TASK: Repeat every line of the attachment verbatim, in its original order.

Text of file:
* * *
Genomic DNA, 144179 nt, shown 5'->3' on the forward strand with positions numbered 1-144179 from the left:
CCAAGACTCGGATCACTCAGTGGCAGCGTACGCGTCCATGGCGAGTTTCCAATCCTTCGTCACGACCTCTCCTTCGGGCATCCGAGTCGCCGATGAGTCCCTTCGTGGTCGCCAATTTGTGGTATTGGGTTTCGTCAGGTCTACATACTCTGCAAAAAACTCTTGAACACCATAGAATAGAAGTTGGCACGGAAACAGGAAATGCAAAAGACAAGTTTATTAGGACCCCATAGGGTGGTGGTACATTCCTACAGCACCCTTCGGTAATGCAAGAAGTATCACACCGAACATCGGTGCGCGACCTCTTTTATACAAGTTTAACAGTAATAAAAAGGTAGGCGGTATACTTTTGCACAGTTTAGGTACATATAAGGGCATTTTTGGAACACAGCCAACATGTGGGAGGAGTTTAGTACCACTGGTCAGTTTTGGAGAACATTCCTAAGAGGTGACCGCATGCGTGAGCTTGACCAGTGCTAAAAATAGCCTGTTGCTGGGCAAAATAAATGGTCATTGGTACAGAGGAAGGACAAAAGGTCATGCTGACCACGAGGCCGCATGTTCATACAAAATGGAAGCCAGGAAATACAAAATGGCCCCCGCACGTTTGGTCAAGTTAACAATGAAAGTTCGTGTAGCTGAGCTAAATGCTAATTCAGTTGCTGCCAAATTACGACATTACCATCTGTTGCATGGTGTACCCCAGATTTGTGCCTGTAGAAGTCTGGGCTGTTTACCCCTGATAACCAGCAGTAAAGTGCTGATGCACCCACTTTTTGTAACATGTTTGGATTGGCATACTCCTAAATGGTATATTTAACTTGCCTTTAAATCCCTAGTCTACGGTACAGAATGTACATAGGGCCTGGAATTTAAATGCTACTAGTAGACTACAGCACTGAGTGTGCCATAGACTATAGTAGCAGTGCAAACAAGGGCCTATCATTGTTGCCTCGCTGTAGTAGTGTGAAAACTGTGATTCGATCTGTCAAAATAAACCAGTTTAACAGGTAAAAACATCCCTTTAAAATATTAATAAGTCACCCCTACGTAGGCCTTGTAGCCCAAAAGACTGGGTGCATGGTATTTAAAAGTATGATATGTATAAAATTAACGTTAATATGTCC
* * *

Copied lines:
Genomic DNA, 144179 nt, shown 5'->3' on the forward strand with positions numbered 1-144179 from the left:
CCAAGACTCGGATCACTCAGTGGCAGCGTACGCGTCCATGGCGAGTTTCCAATCCTTCGTCACGACCTCTCCTTCGGGCATCCGAGTCGCCGATGAGTCCCTTCGTGGTCGCCAATTTGTGGTATTGGGTTTCGTCAGGTCTACATACTCTGCAAAAAACTCTTGAACACCATAGAATAGAAGTTGGCACGGAAACAGGAAATGCAAAAGACAAGTTTATTAGGACCCCATAGGGTGGTGGTACATTCCTACAGCACCCTTCGGTAATGCAAGAAGTATCACACCGAACATCGGTGCGCGACCTCTTTTATACAAGTTTAACAGTAATAAAAAGGTAGGCGGTATACTTTTGCACAGTTTAGGTACATATAAGGGCATTTTTGGAACACAGCCAACATGTGGGAGGAGTTTAGTACCACTGGTCAGTTTTGGAGAACATTCCTAAGAGGTGACCGCATGCGTGAGCTTGACCAGTGCTAAAAATAGCCTGTTGCTGGGCAAAATAAATGGTCATTGGTACAGAGGAAGGACAAAAGGTCATGCTGACCACGAGGCCGCATGTTCATACAAAATGGAAGCCAGGAAATACAAAATGGCCCCCGCACGTTTGGTCAAGTTAACAATGAAAGTTCGTGTAGCTGAGCTAAATGCTAATTCAGTTGCTGCCAAATTACGACATTACCATCTGTTGCATGGTGTACCCCAGATTTGTGCCTGTAGAAGTCTGGGCTGTTTACCCCTGATAACCAGCAGTAAAGTGCTGATGCACCCACTTTTTGTAACATGTTTGGATTGGCATACTCCTAAATGGTATATTTAACTTGCCTTTAAATCCCTAGTCTACGGTACAGAATGTACATAGGGCCTGGAATTTAAATGCTACTAGTAGACTACAGCACTGAGTGTGCCATAGACTATAGTAGCAGTGCAAACAAGGGCCTATCATTGTTGCCTCGCTGTAGTAGTGTGAAAACTGTGATTCGATCTGTCAAAATAAACCAGTTTAACAGGTAAAAACATCCCTTTAAAATATTAATAAGTCACCCCTACGTAGGCCTTGTAGCCCAAAAGACTGGGTGCATGGTATTTAAAAGTATGATATGTATAAAATTAACGTTAATATGTCC